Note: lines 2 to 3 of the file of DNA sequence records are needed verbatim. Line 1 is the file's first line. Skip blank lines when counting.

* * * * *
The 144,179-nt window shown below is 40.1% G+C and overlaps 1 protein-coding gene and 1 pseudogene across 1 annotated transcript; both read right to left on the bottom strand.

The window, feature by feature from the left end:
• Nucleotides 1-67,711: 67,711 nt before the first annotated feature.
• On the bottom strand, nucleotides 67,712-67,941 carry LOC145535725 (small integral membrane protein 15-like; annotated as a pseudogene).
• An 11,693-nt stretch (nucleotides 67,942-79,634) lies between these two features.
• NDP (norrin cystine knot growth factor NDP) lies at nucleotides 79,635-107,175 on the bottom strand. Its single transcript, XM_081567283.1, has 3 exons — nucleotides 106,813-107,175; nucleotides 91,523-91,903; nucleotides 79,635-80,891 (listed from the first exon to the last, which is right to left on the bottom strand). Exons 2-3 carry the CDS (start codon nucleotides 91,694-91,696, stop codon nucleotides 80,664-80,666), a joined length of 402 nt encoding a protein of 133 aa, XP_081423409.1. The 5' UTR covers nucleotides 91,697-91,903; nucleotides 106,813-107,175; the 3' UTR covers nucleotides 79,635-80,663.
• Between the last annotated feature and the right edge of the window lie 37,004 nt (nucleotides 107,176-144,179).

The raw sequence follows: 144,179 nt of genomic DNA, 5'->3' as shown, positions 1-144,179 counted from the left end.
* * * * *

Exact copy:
The window, feature by feature from the left end:
• Nucleotides 1-67,711: 67,711 nt before the first annotated feature.